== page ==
Hackers Abuse Academy Nominated Films for Phishing & Distributing Malware

Hackers Abuse Academy Nominated Films for Phishing & Distributing Malware

In an attempt to capitalize on the hype surrounding the 93rd Academy Awards that took place on Sunday, cybercriminals trick people into giving up their credentials while offering them to stream Oscar-nominated films.

Scammers know well that just before the winners are announced at the ceremony, many more film fans watch nominated movies

In a campaign reported by Kaspersky researchers, scammers lure victims to phishing websites, and then after a victim has watched a movie for a few minutes, they ask them to fill out a registration form.

“In the hopes of watching an Oscar-nominated movie, users visited a site where they were shown the first few minutes of the film before being asked to register to continue watching,” a report by Kaspersky detailed. 

In addition to the regular username and password, victims have to enter bank details. 

“During the registration, to confirm their region of residence, the victim was asked to enter their bank-card details. After some time, money was debited from the card, and as expected, the film did not continue to play.”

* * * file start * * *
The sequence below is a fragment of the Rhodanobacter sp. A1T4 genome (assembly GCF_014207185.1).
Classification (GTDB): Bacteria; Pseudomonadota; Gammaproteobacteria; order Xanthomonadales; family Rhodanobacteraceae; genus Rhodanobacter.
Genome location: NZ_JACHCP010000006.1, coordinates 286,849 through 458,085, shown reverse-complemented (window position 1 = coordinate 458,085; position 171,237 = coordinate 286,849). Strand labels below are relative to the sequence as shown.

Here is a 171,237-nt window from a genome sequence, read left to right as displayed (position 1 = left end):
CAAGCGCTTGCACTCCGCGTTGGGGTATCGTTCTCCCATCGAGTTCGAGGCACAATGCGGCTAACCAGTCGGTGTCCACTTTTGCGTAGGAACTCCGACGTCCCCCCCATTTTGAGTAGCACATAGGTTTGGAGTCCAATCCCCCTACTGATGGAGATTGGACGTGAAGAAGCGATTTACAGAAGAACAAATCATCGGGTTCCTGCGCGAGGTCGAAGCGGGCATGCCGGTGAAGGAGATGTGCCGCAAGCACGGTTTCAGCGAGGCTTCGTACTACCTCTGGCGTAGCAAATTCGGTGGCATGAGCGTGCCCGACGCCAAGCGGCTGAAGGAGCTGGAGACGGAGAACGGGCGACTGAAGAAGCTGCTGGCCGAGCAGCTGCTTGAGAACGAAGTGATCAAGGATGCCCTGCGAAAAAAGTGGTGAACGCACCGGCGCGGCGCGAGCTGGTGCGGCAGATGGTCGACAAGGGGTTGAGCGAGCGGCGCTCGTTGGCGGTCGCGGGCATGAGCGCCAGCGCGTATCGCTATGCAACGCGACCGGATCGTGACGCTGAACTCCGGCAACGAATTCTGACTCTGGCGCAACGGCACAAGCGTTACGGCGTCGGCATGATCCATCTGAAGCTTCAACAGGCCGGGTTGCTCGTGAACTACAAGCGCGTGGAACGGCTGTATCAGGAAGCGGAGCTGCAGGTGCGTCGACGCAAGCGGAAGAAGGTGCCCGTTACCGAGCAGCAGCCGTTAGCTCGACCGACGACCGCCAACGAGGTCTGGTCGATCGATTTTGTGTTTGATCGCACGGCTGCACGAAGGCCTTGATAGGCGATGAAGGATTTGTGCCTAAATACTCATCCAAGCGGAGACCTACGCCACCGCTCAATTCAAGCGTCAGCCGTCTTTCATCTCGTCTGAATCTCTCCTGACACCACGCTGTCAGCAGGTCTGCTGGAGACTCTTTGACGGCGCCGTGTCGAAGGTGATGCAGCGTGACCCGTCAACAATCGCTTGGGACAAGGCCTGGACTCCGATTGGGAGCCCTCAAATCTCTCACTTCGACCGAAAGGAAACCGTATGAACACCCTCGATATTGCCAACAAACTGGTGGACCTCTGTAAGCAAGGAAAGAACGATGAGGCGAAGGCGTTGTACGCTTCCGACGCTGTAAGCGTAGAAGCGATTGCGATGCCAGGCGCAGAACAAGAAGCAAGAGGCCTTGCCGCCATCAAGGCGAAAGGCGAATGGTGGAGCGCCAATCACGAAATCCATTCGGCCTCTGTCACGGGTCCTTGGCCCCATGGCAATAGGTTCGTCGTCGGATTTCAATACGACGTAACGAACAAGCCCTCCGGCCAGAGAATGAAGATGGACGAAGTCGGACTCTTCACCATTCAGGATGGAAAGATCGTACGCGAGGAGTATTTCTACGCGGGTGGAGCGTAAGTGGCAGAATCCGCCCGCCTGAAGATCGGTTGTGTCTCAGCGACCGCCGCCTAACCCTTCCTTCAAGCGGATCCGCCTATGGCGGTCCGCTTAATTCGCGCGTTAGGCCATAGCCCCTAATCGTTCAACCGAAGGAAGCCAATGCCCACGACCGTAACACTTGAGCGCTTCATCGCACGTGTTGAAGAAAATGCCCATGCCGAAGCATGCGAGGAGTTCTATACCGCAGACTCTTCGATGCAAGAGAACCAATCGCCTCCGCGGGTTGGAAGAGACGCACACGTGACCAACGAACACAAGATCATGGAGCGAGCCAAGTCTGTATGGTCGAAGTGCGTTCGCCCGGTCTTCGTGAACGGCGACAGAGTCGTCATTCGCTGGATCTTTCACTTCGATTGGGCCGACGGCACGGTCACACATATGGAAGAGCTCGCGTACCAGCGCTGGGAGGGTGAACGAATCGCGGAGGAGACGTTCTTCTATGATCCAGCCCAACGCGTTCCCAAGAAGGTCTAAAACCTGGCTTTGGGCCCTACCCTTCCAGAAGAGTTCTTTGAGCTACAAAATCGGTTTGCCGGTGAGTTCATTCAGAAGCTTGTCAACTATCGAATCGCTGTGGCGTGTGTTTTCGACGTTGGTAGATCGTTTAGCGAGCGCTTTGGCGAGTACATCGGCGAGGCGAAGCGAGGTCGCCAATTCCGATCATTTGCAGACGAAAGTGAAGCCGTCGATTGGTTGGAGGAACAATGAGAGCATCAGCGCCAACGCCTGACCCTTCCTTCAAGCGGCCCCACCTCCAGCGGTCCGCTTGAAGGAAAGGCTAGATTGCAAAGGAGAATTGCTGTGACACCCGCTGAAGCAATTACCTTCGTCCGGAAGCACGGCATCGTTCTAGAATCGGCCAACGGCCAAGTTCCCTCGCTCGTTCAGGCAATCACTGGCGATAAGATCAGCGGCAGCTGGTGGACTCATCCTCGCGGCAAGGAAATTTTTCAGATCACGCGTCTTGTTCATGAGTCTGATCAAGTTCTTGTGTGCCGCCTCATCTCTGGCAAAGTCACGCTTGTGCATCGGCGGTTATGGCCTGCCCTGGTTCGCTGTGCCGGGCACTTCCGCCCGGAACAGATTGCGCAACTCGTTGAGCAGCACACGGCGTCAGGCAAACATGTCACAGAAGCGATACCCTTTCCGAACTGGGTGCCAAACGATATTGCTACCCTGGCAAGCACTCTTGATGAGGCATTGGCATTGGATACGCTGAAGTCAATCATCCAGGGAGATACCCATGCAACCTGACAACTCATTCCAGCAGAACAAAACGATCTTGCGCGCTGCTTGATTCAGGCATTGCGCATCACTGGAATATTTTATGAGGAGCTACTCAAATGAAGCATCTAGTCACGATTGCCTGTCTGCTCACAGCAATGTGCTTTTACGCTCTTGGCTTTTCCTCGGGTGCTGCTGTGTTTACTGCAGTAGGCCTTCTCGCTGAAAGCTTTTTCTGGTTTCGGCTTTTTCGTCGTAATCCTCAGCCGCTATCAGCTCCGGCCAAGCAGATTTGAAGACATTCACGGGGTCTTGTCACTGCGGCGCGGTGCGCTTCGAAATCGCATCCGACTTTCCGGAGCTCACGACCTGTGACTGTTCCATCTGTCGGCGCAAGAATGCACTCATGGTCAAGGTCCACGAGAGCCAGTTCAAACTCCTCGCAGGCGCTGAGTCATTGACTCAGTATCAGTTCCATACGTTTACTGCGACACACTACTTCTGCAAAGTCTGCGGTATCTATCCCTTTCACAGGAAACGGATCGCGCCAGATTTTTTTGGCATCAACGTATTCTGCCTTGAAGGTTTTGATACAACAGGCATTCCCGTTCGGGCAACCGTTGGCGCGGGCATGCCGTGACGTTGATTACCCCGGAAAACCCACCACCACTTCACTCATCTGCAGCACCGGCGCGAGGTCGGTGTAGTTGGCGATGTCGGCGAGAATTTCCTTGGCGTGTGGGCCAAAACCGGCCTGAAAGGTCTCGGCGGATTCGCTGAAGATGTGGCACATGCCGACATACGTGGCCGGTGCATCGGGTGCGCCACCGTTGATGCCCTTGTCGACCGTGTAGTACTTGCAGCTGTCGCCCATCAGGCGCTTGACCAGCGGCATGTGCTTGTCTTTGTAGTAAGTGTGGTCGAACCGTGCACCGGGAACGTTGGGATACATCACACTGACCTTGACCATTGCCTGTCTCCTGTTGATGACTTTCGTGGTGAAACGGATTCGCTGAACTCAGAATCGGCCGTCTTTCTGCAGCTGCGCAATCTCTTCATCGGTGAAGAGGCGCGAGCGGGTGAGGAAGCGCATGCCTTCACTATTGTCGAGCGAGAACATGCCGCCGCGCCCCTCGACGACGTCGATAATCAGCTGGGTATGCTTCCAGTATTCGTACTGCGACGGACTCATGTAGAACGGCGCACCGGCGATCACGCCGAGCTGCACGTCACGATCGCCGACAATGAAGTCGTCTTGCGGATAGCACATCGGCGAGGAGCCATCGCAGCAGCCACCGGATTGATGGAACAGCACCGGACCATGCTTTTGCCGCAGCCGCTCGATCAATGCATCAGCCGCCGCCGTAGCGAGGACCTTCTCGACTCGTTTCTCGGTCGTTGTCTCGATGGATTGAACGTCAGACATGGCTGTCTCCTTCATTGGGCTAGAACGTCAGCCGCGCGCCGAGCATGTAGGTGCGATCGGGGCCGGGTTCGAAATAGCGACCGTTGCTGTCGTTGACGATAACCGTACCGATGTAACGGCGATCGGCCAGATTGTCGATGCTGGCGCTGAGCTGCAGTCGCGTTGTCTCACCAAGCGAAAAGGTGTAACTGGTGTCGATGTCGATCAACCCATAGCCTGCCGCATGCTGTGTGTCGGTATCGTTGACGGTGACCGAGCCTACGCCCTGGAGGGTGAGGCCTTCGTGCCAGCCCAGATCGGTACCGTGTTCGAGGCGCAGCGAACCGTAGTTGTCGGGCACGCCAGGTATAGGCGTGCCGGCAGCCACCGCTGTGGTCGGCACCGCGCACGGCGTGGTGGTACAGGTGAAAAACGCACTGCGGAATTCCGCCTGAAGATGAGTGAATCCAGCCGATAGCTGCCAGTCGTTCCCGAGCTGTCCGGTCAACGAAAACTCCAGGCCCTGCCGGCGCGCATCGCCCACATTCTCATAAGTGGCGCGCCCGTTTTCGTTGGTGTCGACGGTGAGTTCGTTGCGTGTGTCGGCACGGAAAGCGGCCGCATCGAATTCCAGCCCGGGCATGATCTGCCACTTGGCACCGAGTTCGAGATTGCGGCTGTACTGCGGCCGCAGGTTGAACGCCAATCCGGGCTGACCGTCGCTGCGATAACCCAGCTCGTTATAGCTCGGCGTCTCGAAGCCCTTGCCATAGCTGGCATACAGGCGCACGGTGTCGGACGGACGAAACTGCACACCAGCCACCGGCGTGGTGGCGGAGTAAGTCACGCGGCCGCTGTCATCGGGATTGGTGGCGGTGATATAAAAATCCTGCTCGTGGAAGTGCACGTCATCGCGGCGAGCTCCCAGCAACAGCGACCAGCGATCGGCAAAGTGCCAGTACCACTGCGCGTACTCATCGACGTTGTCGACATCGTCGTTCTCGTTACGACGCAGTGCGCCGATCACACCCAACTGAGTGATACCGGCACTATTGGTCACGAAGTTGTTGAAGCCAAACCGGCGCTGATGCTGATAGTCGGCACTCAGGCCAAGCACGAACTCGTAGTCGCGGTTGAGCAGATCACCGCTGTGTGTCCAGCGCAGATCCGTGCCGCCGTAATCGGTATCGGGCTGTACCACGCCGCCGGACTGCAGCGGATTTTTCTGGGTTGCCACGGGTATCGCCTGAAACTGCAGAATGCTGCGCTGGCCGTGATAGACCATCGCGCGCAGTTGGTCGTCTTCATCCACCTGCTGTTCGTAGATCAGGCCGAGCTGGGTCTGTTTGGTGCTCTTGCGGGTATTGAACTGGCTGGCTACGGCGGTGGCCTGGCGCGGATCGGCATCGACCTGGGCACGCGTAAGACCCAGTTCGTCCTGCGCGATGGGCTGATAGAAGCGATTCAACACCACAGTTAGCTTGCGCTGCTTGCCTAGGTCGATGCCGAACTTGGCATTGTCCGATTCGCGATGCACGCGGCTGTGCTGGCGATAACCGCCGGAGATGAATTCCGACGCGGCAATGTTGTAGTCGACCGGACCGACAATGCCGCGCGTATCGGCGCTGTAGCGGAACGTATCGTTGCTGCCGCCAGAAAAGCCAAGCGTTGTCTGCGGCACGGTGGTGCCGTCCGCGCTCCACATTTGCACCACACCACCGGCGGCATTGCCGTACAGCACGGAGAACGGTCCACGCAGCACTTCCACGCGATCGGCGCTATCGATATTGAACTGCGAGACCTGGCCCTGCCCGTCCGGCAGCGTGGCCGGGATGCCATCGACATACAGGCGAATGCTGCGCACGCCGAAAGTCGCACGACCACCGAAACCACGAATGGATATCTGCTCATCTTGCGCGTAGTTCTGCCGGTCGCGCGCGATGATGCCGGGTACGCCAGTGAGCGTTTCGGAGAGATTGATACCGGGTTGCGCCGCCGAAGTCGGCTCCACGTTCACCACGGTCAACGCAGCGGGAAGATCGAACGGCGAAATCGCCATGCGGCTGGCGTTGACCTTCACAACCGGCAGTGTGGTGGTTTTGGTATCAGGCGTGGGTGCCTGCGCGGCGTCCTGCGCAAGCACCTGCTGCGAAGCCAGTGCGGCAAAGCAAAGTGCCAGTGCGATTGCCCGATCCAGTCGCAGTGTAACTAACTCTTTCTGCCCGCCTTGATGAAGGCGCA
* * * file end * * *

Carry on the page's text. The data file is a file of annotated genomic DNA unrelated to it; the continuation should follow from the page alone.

Scammers also used films to spread malware. Over the past year, Kaspersky cybersecurity team identified about 80 malicious files distributed in campaigns connected to movies nominated in the Oscars’ “Best Picture” category. Researchers noted in 70% of cases attackers spread malware via links for three movies Judas and the Black Messiah (accounted for 27% of malware); Promising Young Woman (22%); and Trial of the Chicago 7 (accounted for 21% of the abused files).

Kaspersky found other Academy-Award-nominated films that attackers used to lure victims were Nomadland (14%), Mank (6%), Minari (5%), The Father (3%) and Sound of Metal (3%).

The analysts noted that such vectors of attack as this one are becoming less often thanks to the rise of streaming services and improved video content security.

“Cybercriminals have always tried to monetize users’ interest in various sources of entertainment, including movies,” Anton V. Ivanov, Kaspersky’s security expert, said. “We see that big events in the film industry can boost some interest from the cybercriminal community, but today this type of malicious activity is not as popular as it used to be. Nowadays, more and more people are switching to streaming services, which are more secure because they do not require downloading files. Still, films serve as a popular lure to spread phishing pages and spam emails.”

Educating users, especially if they are employees, on how to recognize phishing emails is the best way to protect against phishing and other types of attacks, researchers said.


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CIM Team

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